Julia Child was a big woman (6' 2") with a big personality, and her whole self really shines through in this memoir. I felt very much as if she was sitting next to me on the couch, telling me stories. In the quote at the top, Julia described her book to a T--the book is as much about a happy, passionate 50-year marriage, and about her love of France (the country and its people), as it is about food. Julia wrote this book with Paul's grandnephew, relying on the hundreds of letters the couple had written home throughout their stay in France. Paul is best known today as Julia Child's husband, but he was an artist and photographer who had photos in the Museum of Modern Art collection, and the book is enlivened by Paul's pictures throughout. (On a previous stay, pre-Julia, in France in the 1920s, Paul had worked on the stained-glass windows at the American Church in Paris. His willingness, despite lifelong vertigo, to climb up into the eaves to work on the high windows earned him the nickname "Tarzan of the Apse.")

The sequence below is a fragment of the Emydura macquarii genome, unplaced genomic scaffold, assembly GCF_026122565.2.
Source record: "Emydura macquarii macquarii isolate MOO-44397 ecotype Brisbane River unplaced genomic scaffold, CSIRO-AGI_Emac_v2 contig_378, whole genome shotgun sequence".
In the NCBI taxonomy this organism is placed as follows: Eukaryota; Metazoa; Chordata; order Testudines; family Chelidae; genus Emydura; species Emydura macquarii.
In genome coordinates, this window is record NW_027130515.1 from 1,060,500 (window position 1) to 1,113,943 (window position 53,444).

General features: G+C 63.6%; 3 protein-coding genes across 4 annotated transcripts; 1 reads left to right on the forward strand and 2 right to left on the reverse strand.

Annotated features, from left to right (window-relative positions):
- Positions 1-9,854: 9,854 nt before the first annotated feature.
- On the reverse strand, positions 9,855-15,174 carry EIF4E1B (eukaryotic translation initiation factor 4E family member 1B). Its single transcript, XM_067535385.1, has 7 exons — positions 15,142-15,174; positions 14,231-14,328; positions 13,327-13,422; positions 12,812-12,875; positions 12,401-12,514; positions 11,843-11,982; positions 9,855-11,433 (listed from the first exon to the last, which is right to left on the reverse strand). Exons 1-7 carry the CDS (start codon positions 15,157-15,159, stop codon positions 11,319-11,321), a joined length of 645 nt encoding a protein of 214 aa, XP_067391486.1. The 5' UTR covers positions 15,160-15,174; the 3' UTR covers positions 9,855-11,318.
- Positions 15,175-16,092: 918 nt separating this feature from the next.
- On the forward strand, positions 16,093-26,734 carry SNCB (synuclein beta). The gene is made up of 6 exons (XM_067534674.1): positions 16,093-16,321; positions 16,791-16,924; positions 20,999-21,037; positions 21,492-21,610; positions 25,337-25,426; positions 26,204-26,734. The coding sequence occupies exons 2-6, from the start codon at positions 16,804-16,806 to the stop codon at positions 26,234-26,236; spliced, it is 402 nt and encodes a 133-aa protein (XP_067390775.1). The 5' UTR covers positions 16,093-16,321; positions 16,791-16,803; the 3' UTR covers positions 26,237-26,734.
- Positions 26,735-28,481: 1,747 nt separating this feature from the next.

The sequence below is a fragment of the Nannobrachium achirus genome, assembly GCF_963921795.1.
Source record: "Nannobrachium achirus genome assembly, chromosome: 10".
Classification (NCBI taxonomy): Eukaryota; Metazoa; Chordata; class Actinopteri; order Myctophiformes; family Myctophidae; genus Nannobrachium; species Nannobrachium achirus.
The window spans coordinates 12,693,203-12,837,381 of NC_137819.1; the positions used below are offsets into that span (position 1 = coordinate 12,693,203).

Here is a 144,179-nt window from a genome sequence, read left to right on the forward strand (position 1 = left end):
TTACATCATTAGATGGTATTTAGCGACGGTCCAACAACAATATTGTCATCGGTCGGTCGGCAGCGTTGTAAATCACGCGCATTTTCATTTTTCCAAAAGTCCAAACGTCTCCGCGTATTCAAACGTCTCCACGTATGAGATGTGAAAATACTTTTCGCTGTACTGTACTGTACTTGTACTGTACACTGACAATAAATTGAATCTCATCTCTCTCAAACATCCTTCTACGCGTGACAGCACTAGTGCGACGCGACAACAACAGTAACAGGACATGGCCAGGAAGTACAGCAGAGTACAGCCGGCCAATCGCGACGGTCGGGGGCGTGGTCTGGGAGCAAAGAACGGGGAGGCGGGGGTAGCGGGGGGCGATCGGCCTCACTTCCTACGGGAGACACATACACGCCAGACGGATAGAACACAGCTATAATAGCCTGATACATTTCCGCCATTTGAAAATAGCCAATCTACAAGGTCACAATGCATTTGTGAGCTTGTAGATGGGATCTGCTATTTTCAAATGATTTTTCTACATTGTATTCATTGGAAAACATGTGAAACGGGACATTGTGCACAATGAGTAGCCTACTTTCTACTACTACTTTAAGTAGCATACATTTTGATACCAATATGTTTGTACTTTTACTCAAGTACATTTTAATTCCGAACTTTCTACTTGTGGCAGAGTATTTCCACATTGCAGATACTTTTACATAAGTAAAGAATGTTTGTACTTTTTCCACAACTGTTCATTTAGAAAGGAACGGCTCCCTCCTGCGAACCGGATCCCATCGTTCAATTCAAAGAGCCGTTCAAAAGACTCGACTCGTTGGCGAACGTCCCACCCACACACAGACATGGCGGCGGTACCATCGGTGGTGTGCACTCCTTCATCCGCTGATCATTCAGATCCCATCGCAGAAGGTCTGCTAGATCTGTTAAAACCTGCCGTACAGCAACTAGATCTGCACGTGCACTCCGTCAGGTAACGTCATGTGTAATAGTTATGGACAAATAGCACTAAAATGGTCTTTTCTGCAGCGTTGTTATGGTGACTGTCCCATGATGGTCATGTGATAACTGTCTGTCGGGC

A good companion read to this would be As Always, Julia: The Letters of Julia Child and Avis DeVoto. Julia and Avis struck up a pen-pal correspondence when Julia wrote a fan letter to Avis's husband (American historian Bernard DeVoto) regarding a column he'd written about how he hated stainless-steel knives. Avis was instrumental in getting Mastering the Art of French Cooking published, and that long and fascinating process, as well as Julia and Paul's experiences with McCarthyism (which led to their disillusionment with government work and their eventual return to private life), is covered in more detail in their letters than it was in My Life in France.